BALTIMORE -- For a moment during the unrest of 2015, state Sen. Catherine Pugh looked like the leader Baltimore needed.
After night fell on the corner of Pennsylvania and North avenues -- where angry protesters defied a citywide curfew and threw water bottles at police -- Pugh spoke into a bullhorn and urged calm. Night after night, she and Democratic U.S. Rep. Elijah Cummings had joined arms, kept the peace and led distraught West Baltimore residents away from the site where a CVS famously burned days earlier.
She sang "This Little Light of Mine" and proclaimed: "We are a great city!"
After the death of Freddie Gray, during one of Baltimore's most trying times, many saw leadership in Pugh, and, a year later, voters elected her the city's 50th mayor.
But what started off as a promising mayoralty ended in ignominy last year when the Democrat resigned from office amid a corruption scandal involving her sale of her "Healthy Holly" children's books to entities that did business with state and city governments. On Thursday, Pugh will be sentenced in federal court in Baltimore after pleading guilty to conspiracy and tax evasion.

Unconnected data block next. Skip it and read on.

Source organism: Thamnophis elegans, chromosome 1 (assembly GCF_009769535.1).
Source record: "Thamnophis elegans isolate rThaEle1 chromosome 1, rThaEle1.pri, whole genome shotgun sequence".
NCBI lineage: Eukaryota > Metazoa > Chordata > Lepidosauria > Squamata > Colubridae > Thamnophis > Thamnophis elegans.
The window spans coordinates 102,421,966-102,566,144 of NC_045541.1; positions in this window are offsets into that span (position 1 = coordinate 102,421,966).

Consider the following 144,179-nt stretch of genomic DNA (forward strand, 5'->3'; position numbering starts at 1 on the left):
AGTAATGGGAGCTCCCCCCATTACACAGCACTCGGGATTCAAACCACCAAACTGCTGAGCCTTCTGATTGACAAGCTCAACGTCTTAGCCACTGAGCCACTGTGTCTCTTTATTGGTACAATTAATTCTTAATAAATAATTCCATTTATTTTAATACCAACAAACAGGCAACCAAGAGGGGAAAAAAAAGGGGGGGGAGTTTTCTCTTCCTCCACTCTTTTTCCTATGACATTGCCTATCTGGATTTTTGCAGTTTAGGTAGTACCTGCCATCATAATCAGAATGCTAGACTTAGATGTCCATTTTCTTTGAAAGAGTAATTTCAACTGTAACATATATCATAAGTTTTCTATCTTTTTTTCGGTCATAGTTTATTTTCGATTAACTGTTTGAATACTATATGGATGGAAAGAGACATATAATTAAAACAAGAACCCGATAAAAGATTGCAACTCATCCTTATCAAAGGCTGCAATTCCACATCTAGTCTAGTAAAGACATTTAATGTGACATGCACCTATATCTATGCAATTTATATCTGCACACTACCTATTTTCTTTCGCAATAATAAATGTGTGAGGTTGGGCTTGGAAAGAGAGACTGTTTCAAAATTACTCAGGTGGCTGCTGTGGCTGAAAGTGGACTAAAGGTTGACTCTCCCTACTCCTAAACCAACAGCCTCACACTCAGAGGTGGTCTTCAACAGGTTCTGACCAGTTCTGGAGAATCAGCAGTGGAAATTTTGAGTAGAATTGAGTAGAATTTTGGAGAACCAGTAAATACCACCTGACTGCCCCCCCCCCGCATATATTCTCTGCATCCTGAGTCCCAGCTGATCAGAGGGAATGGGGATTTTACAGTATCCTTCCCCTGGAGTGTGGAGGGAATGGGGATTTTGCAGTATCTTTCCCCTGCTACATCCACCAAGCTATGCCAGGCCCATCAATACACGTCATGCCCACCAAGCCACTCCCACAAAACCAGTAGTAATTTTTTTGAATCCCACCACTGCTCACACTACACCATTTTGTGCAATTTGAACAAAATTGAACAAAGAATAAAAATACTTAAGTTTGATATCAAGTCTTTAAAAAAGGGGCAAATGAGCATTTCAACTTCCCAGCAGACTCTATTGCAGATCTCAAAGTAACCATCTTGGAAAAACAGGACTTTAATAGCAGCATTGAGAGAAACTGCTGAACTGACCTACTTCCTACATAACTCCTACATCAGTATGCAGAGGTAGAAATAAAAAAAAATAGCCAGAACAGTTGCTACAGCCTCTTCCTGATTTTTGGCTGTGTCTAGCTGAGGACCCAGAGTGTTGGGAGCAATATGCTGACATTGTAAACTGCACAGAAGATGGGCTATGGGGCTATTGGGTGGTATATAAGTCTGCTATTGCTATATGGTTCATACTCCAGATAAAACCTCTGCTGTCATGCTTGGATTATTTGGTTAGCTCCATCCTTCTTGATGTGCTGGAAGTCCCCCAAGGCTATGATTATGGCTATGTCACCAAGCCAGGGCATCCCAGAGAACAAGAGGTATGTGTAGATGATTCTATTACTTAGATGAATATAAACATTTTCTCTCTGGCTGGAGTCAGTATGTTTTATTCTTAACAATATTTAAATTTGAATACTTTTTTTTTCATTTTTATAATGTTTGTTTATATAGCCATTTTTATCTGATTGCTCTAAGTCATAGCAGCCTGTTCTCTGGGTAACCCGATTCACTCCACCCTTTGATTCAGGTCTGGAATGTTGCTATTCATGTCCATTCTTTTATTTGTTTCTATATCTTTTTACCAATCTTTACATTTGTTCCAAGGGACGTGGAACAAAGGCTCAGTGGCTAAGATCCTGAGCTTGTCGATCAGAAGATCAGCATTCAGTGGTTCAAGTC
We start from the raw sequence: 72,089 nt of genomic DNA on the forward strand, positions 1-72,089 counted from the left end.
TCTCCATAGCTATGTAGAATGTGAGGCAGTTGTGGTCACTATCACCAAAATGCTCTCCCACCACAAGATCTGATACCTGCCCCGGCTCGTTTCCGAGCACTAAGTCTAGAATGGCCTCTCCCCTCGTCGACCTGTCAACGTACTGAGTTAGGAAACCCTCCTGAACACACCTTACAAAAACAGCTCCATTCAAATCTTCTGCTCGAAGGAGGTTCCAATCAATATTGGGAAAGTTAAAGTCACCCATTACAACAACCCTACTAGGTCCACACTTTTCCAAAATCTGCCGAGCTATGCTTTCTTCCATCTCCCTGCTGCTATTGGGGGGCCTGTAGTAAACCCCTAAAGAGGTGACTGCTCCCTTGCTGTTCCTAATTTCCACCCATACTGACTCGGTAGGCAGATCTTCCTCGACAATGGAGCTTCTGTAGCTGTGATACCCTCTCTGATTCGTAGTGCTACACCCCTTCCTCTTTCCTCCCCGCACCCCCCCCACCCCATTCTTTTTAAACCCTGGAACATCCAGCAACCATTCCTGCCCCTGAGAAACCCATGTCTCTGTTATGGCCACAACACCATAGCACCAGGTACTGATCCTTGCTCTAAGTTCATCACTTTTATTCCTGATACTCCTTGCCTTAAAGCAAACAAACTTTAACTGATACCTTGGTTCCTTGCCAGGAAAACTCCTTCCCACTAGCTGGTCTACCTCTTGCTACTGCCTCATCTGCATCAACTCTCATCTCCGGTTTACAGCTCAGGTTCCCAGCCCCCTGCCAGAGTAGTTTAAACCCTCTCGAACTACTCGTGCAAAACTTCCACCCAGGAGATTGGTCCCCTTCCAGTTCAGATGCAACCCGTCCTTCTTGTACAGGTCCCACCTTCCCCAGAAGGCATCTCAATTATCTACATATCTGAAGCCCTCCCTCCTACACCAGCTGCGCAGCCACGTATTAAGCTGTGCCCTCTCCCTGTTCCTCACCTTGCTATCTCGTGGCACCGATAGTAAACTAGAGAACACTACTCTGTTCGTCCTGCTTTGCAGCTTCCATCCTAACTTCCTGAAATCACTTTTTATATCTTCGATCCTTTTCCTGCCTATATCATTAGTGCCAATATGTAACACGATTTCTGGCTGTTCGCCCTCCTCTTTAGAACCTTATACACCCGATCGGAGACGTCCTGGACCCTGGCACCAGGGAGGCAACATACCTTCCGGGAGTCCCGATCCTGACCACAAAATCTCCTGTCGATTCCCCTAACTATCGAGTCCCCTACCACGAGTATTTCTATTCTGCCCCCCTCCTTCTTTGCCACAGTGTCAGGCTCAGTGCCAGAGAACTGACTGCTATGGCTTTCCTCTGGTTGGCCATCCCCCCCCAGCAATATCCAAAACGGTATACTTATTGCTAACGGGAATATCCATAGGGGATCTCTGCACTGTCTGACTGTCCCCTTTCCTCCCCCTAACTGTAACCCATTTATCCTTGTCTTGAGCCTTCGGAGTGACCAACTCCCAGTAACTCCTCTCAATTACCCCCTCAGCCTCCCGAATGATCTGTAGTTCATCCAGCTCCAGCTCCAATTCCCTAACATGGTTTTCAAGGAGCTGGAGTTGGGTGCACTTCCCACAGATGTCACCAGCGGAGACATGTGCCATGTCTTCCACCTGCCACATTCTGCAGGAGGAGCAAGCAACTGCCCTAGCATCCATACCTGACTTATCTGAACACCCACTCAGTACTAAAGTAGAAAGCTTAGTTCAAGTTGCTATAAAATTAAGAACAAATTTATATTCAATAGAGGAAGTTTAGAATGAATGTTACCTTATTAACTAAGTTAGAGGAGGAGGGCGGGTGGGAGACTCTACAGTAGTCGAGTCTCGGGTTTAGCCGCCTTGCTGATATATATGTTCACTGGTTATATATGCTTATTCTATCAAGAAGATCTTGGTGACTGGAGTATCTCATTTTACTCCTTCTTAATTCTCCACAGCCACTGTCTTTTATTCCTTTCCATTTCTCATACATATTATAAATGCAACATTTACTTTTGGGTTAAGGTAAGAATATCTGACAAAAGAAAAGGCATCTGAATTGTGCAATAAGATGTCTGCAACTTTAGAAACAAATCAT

She faces a maximum penalty of 30 years in prison. Arguing Pugh deliberately engaged in an "illegal scheme," prosecutors are seeking a nearly five-year term of incarceration, while Pugh's defense team is asking U.S. District Judge Deborah K. Chasanow for a prison sentence of one year and one day.
Given that Pugh is nearly 70 years old and a first-time offender, the acknowledgement from Pugh's defense lawyers that she should serve some prison time surprised many courtroom observers. But Andrew I. Alperstein, a defense attorney and former Baltimore County prosecutor, said he believes Pugh's defense team was being "realistic."
"When you have a mayor of a major American city involved in a corruption scheme, it would be difficult for a judge not to impose some punishment," Alperstein said. "It would send the wrong message to other politicians and to the public that there's no accountability."
As they head into sentencing, Pugh's defense team of Steven D. Silverman, Andrew C. White and Abigail E. Ticse, has tried to emphasize her positive qualities -- and the toll the case has taken on her.
"Ms. Pugh is paying a tremendously heavy price for her crimes," her lawyers wrote in a recent sentencing memo. "Her actions have caused significant pain, embarrassment, and shame for her and her family ... she is now too ashamed to spend any time in the community that she loves."